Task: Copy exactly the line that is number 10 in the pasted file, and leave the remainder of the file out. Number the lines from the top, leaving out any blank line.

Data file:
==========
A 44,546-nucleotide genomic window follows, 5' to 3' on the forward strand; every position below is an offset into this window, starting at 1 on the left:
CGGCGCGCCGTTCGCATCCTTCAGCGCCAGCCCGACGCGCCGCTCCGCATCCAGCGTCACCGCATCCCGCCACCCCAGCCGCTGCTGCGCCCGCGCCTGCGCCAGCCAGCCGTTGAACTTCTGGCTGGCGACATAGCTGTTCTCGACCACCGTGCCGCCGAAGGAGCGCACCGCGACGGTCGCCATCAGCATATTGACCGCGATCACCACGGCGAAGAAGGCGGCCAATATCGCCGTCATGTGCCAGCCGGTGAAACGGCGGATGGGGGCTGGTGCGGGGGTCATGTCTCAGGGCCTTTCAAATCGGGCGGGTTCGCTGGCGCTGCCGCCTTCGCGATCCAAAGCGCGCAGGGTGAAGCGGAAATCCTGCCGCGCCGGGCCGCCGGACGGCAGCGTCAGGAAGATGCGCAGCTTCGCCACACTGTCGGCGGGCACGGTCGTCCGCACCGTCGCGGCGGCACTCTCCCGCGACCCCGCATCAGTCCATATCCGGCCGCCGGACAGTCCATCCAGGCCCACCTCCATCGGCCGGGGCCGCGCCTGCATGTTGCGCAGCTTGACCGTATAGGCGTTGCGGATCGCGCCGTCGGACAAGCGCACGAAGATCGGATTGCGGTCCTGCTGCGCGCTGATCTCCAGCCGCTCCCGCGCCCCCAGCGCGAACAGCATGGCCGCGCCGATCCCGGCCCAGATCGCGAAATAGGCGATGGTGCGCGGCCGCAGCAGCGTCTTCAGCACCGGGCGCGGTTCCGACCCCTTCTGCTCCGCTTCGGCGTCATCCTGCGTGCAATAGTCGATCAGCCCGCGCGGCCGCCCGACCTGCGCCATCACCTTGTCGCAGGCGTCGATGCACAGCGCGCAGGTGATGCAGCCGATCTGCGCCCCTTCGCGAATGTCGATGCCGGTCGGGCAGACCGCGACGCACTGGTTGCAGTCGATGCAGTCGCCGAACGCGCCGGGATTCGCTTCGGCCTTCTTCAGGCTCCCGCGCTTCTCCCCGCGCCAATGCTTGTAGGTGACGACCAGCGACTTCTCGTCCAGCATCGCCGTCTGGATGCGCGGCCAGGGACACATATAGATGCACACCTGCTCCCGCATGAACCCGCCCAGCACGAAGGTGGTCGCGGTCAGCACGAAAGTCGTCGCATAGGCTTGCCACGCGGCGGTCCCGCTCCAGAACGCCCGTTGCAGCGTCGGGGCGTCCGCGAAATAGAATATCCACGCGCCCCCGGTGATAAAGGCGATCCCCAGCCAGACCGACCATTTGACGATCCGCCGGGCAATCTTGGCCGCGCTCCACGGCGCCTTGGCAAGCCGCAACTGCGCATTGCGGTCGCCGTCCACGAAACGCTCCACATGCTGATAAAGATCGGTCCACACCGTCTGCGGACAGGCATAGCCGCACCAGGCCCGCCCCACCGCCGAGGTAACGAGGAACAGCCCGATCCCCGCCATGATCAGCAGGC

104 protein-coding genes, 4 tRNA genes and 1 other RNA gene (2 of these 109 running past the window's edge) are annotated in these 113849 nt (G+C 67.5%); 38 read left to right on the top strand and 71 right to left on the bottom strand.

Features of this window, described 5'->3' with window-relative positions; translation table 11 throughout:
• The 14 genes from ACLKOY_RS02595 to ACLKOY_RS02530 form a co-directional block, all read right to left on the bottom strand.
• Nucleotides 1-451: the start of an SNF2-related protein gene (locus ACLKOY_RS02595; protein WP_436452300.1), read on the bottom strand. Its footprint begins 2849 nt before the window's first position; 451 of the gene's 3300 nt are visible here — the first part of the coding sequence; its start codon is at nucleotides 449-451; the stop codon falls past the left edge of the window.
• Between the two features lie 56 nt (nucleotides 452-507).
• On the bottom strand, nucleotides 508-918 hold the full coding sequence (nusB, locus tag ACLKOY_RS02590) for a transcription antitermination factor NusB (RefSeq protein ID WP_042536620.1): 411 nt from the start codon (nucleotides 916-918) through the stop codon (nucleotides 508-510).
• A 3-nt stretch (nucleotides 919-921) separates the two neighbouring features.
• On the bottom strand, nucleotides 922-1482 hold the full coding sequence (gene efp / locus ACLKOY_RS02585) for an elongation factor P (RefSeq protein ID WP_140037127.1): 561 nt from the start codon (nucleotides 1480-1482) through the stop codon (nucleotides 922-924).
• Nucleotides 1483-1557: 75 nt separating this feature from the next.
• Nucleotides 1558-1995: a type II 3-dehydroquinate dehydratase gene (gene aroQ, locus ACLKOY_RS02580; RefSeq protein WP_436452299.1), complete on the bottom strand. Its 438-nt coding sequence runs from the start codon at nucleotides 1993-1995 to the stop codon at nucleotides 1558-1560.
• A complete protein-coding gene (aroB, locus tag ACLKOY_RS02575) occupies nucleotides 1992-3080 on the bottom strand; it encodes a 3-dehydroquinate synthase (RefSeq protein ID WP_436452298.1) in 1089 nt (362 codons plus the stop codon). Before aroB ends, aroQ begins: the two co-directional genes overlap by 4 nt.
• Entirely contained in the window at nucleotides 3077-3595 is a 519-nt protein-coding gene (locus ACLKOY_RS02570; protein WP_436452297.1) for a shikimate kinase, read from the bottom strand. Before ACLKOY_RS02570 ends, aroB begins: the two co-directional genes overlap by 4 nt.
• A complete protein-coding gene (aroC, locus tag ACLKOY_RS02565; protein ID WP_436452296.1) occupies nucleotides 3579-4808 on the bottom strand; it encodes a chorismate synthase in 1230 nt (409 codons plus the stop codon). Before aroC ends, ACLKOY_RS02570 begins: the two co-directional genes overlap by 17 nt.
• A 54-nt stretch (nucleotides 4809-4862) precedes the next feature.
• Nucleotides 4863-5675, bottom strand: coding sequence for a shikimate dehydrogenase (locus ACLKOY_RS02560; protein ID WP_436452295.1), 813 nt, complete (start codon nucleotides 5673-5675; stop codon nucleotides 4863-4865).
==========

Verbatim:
• On the bottom strand, nucleotides 922-1482 hold the full coding sequence (gene efp / locus ACLKOY_RS02585) for an elongation factor P (RefSeq protein ID WP_140037127.1): 561 nt from the start codon (nucleotides 1480-1482) through the stop codon (nucleotides 922-924).